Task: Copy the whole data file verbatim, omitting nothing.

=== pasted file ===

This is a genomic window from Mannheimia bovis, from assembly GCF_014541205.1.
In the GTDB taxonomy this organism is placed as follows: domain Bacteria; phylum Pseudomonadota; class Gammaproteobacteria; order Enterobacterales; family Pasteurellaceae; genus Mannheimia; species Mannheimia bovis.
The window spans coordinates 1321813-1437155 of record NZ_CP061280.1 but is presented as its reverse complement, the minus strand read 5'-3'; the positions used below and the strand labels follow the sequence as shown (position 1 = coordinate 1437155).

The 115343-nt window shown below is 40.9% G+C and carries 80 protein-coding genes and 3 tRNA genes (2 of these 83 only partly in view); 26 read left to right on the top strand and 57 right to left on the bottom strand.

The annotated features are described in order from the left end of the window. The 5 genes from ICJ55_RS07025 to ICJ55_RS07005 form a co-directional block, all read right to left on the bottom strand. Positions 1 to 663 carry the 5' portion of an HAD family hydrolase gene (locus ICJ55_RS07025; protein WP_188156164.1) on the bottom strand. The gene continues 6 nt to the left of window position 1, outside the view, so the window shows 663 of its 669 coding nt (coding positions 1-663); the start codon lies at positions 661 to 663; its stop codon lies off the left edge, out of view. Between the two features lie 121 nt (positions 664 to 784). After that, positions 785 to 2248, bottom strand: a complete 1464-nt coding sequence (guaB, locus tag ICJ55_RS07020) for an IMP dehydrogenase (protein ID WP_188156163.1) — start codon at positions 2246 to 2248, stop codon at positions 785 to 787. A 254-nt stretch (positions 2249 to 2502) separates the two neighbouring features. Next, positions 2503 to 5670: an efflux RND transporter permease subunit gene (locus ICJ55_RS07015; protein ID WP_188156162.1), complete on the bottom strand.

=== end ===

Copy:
This is a genomic window from Mannheimia bovis, from assembly GCF_014541205.1.
In the GTDB taxonomy this organism is placed as follows: domain Bacteria; phylum Pseudomonadota; class Gammaproteobacteria; order Enterobacterales; family Pasteurellaceae; genus Mannheimia; species Mannheimia bovis.
The window spans coordinates 1321813-1437155 of record NZ_CP061280.1 but is presented as its reverse complement, the minus strand read 5'-3'; the positions used below and the strand labels follow the sequence as shown (position 1 = coordinate 1437155).

The 115343-nt window shown below is 40.9% G+C and carries 80 protein-coding genes and 3 tRNA genes (2 of these 83 only partly in view); 26 read left to right on the top strand and 57 right to left on the bottom strand.

The annotated features are described in order from the left end of the window. The 5 genes from ICJ55_RS07025 to ICJ55_RS07005 form a co-directional block, all read right to left on the bottom strand. Positions 1 to 663 carry the 5' portion of an HAD family hydrolase gene (locus ICJ55_RS07025; protein WP_188156164.1) on the bottom strand. The gene continues 6 nt to the left of window position 1, outside the view, so the window shows 663 of its 669 coding nt (coding positions 1-663); the start codon lies at positions 661 to 663; its stop codon lies off the left edge, out of view. Between the two features lie 121 nt (positions 664 to 784). After that, positions 785 to 2248, bottom strand: a complete 1464-nt coding sequence (guaB, locus tag ICJ55_RS07020) for an IMP dehydrogenase (protein ID WP_188156163.1) — start codon at positions 2246 to 2248, stop codon at positions 785 to 787. A 254-nt stretch (positions 2249 to 2502) separates the two neighbouring features. Next, positions 2503 to 5670: an efflux RND transporter permease subunit gene (locus ICJ55_RS07015; protein ID WP_188156162.1), complete on the bottom strand.